Growing up Autistic


And the Challenges and Advantages It Afforded Me

Today, I have the rather unenviable task of talking about myself. I’m not very good at it. I tend to think my life is pretty boring, and don’t know why anyone would want to hear about it. But the fact of the matter is, everyone’s stories are interesting, and furthermore, I am, as a verbal autistic writer, in a position to give a perspective that many allistic (non-autistic) people are not used to dealing with, and to aid my fellow autistic people in self understanding. To help their family and friends, and really anyone who wants to know how to treat us well and respect us, understand us just a little better.

Of course, I must give a very important caveat before I continue, and that is that just like entirety of the human population, autistic people are very diverse, and my experience may or may not be terribly similar to others on the spectrum. There tend to be common threads, but like anyone else, we are all individuals, and moreover, being on the autism spectrum can affect each of us in differing ways. As such, please take my brief exploration of my own childhood through the lens of an autistic person for what it is: one story among many. I cannot tell you exactly what details are a result of me being autistic, and which ones were just my personality, because the variant “wiring,” if you will, of my brain is an intrinsic part of my self-identity, and I can’t really separate it from everything else that makes me “me,” in any meaningful way. So please, try to set your preconceptions, internalized stereotypes, etc aside as much as you can, at least for as long as it takes to read this one article.

So with that out of the way, let’s see…where to begin. Well, it’s common for autistic children to develop speech skills, walking ability/etc, either much sooner or much later than average, or, in the case of nonverbal autistic people, never at all. For my part, I was rapidly able to walk, and to articulate full, complete, grammatically correct sentences when I was knee-high, considerably faster than my peers. At the same time, though, I sometimes had difficulty getting along with other young children my age, as it felt in many ways like they were speaking an entirely different language. Everyone else had a way of communicating that I struggled to grasp. I could speak much more articulately than the other children, but there was a nuance I simply did not grasp. I honestly don’t know how else to describe it.

As time passed, once I wasn’t a small child anymore, I was made very aware that my need to stim (self-stimulate; see my previous article on stimming), typically by flapping my hands and arms, was considered odd and strange. I learned that if I tried to hide this behavior, it made people stop looking at me so funny. This made things much more difficult, though, as I had no release for the nervous energy that seemed to coalesce in my body regularly and require an outlet. I gradually found more subtle ways to stim that didn’t draw as much attention to myself, but it was never enough, and I was so much more on edge constantly than I am now that I’ve embraced my stims and shed the useless burden of caring what other people think when they see me stim. It never served me very well.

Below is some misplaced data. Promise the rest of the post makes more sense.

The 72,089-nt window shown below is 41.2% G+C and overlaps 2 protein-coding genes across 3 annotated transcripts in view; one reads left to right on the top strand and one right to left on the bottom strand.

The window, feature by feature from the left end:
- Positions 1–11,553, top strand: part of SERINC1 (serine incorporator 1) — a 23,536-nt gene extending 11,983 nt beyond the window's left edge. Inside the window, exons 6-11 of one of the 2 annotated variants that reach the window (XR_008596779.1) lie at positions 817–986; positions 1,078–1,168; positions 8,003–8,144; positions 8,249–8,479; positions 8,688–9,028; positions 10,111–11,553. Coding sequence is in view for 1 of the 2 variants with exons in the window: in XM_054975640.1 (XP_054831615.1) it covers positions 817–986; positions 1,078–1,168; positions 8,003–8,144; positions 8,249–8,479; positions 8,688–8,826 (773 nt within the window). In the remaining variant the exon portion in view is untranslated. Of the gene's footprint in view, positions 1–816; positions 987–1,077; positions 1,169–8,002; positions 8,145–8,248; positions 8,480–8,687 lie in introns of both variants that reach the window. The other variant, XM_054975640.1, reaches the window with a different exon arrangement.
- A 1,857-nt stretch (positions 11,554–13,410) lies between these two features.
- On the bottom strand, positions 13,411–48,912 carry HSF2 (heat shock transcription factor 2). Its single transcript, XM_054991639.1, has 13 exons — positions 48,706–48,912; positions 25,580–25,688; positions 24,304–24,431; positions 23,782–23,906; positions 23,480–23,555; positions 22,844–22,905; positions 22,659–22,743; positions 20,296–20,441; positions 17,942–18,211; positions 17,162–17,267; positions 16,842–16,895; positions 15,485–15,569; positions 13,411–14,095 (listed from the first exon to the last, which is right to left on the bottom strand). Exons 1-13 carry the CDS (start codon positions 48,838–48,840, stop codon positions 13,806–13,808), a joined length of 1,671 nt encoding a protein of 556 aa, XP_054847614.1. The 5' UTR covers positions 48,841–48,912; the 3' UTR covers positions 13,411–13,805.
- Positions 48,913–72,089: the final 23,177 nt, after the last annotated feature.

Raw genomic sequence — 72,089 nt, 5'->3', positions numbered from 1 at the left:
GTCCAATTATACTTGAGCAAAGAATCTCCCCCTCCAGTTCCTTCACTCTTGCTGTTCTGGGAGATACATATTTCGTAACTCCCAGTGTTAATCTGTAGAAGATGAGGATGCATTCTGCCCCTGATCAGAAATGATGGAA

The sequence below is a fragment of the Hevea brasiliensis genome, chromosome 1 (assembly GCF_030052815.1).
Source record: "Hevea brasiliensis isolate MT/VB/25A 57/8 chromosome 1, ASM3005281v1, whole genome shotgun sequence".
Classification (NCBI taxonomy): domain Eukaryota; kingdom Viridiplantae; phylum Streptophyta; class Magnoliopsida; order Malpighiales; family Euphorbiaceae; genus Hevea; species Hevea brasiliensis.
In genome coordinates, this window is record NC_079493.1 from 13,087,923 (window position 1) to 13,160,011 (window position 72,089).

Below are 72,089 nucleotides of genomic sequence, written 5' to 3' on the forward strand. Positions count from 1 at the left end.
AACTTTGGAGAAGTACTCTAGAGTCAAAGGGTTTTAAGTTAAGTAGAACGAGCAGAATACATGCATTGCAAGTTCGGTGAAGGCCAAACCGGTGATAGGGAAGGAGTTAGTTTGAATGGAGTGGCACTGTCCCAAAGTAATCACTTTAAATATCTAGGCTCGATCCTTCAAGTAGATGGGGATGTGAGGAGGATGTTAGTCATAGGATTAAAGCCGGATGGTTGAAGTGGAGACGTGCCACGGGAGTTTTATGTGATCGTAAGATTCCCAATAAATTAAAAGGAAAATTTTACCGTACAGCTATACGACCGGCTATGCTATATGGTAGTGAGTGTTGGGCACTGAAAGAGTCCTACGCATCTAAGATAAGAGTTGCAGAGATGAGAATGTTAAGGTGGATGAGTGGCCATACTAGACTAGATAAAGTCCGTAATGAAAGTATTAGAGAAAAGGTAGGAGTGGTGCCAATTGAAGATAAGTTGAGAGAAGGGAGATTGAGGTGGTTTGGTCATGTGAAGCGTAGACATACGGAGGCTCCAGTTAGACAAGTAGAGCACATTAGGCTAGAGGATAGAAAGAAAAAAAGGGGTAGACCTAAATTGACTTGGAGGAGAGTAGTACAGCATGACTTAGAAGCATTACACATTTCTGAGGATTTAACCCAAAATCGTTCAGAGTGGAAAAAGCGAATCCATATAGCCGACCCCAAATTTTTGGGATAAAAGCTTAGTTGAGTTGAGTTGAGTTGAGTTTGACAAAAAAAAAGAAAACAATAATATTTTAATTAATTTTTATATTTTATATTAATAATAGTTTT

At the same time, my rapid grasp of language skills and reasoning led me to excel in school without even trying. I had a propensity to absorb information like a sponge, come to an understanding about the subject matter far earlier than my peers, and then politely ask for more. I read at a college level in third grade, and was considerably more advanced than my peers in mathematics and the sciences as well.

Of course, I was something of an outcast. A social pariah. I gathered a small but devoted group of friends over the years, but it was always the other outcasts. The nerds, the dorks, the geeks, the weirdos, the ones the other kids in school gave dirty looks, picked on, or just ignored altogether. This suited me quite well, and became the basis for several very close lifelong friendships.

This would set the general pattern for my life from middle childhood onward. I was very fortunate to have the help of a loving mother who helped me develop the skills I needed to survive in an allistic world that was foreign to me and not terribly accommodating to my existence. At the same time I didn’t learn that I was autistic until my twenties, and I sincerely wish I had known sooner, because the single most helpful thing for making peace with my autism was understanding it. Radical as it may sounds, in many ways, it wasn’t until I learned more about my autism — and in so doing, learned more about myself — and until I accepted and embraced it as part of me, that I truly began living.

Regardless, being on the autism spectrum came with many gifts, and it also came with what sometimes seemed to be a staggering amount of hindrances. But in the end, it is simply one of many things that make me the person I am, and I wouldn’t trade it for the world.